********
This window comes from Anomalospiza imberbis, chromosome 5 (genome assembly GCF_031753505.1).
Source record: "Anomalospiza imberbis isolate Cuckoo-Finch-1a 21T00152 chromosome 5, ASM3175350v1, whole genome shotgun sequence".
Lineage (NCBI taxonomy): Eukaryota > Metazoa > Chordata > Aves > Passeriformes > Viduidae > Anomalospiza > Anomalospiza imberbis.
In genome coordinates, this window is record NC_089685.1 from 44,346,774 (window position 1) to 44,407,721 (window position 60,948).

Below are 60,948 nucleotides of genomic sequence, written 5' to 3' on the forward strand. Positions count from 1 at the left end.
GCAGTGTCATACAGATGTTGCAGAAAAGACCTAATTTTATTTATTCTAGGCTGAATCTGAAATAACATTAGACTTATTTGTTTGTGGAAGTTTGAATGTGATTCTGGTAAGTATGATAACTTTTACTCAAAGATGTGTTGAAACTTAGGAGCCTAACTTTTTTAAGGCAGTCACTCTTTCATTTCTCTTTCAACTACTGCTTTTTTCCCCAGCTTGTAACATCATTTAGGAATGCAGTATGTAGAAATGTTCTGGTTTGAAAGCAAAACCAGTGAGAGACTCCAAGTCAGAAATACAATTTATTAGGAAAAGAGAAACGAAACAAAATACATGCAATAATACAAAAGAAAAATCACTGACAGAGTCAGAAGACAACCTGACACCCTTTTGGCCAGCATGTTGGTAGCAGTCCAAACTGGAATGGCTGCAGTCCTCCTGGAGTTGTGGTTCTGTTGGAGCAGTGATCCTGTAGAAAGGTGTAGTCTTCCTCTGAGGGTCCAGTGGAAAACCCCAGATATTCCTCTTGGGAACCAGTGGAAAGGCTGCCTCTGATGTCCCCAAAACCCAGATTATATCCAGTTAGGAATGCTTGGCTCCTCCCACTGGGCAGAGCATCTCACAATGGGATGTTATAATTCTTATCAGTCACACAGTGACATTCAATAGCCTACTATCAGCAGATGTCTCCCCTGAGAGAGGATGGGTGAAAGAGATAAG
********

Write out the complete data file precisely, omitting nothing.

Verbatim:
This window comes from Anomalospiza imberbis, chromosome 5 (genome assembly GCF_031753505.1).
Source record: "Anomalospiza imberbis isolate Cuckoo-Finch-1a 21T00152 chromosome 5, ASM3175350v1, whole genome shotgun sequence".
Lineage (NCBI taxonomy): Eukaryota > Metazoa > Chordata > Aves > Passeriformes > Viduidae > Anomalospiza > Anomalospiza imberbis.
In genome coordinates, this window is record NC_089685.1 from 44,346,774 (window position 1) to 44,407,721 (window position 60,948).

Below are 60,948 nucleotides of genomic sequence, written 5' to 3' on the forward strand. Positions count from 1 at the left end.
GCAGTGTCATACAGATGTTGCAGAAAAGACCTAATTTTATTTATTCTAGGCTGAATCTGAAATAACATTAGACTTATTTGTTTGTGGAAGTTTGAATGTGATTCTGGTAAGTATGATAACTTTTACTCAAAGATGTGTTGAAACTTAGGAGCCTAACTTTTTTAAGGCAGTCACTCTTTCATTTCTCTTTCAACTACTGCTTTTTTCCCCAGCTTGTAACATCATTTAGGAATGCAGTATGTAGAAATGTTCTGGTTTGAAAGCAAAACCAGTGAGAGACTCCAAGTCAGAAATACAATTTATTAGGAAAAGAGAAACGAAACAAAATACATGCAATAATACAAAAGAAAAATCACTGACAGAGTCAGAAGACAACCTGACACCCTTTTGGCCAGCATGTTGGTAGCAGTCCAAACTGGAATGGCTGCAGTCCTCCTGGAGTTGTGGTTCTGTTGGAGCAGTGATCCTGTAGAAAGGTGTAGTCTTCCTCTGAGGGTCCAGTGGAAAACCCCAGATATTCCTCTTGGGAACCAGTGGAAAGGCTGCCTCTGATGTCCCCAAAACCCAGATTATATCCAGTTAGGAATGCTTGGCTCCTCCCACTGGGCAGAGCATCTCACAATGGGATGTTATAATTCTTATCAGTCACACAGTGACATTCAATAGCCTACTATCAGCAGATGTCTCCCCTGAGAGAGGATGGGTGAAAGAGATAAG